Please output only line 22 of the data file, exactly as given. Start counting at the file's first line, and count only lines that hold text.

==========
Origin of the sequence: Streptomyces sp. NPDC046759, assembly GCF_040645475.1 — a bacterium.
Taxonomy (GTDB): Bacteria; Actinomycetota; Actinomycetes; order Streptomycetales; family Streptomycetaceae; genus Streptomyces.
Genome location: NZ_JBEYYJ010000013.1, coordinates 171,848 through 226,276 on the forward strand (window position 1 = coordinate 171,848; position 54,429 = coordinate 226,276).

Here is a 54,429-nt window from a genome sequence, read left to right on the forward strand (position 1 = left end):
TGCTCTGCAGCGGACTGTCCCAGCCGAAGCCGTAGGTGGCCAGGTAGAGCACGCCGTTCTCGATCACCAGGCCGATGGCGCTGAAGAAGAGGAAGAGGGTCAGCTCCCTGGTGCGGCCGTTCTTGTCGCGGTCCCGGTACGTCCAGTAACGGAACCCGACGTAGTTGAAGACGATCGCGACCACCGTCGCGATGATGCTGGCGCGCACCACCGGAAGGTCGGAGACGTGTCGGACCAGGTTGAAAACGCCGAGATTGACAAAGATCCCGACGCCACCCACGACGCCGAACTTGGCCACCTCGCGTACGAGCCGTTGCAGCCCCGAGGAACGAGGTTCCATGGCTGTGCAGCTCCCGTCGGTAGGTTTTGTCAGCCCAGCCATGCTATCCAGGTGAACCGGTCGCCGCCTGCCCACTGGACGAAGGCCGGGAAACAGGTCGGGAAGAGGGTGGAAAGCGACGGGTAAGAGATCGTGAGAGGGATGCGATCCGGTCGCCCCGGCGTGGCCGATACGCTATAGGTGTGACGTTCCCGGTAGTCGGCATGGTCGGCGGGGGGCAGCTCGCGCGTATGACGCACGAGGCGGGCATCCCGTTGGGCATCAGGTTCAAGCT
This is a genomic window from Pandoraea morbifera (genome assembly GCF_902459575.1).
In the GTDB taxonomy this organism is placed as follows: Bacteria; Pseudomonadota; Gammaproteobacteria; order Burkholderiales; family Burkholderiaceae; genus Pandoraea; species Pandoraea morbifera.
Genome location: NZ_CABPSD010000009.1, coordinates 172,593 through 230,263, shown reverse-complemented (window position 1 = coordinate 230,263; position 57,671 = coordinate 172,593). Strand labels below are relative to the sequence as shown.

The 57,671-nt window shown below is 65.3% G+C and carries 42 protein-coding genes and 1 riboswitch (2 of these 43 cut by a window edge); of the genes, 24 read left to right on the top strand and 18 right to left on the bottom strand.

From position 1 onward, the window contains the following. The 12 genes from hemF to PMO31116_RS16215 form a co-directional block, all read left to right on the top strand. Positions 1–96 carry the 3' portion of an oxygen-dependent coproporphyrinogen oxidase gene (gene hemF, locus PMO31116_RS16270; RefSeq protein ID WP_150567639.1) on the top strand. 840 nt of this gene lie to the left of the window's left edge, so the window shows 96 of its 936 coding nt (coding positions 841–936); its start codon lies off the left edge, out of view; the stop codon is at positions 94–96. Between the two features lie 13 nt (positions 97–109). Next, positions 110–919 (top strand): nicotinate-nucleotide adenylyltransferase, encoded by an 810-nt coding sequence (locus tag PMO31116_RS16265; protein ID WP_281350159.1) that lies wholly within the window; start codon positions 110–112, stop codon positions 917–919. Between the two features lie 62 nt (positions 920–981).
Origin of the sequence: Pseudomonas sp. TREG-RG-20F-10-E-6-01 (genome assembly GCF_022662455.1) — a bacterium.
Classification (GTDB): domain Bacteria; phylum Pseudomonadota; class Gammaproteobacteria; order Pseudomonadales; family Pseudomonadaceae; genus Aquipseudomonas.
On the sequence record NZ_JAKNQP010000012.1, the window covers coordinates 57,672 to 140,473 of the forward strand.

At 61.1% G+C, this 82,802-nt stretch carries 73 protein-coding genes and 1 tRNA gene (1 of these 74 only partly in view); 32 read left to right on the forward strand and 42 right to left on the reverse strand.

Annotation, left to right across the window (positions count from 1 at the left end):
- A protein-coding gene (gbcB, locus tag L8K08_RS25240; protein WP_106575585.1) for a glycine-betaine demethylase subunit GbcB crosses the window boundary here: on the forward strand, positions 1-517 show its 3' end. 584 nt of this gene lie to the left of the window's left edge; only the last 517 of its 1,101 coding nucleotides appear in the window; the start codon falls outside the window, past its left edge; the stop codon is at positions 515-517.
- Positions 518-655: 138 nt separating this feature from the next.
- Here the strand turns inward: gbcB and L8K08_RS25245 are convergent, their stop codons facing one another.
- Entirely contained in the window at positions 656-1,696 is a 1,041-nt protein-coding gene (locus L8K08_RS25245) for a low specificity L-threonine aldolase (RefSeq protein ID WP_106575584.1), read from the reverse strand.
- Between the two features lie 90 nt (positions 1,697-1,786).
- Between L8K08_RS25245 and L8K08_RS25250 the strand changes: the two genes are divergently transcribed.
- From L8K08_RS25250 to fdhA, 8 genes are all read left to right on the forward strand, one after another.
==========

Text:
- From L8K08_RS25250 to fdhA, 8 genes are all read left to right on the forward strand, one after another.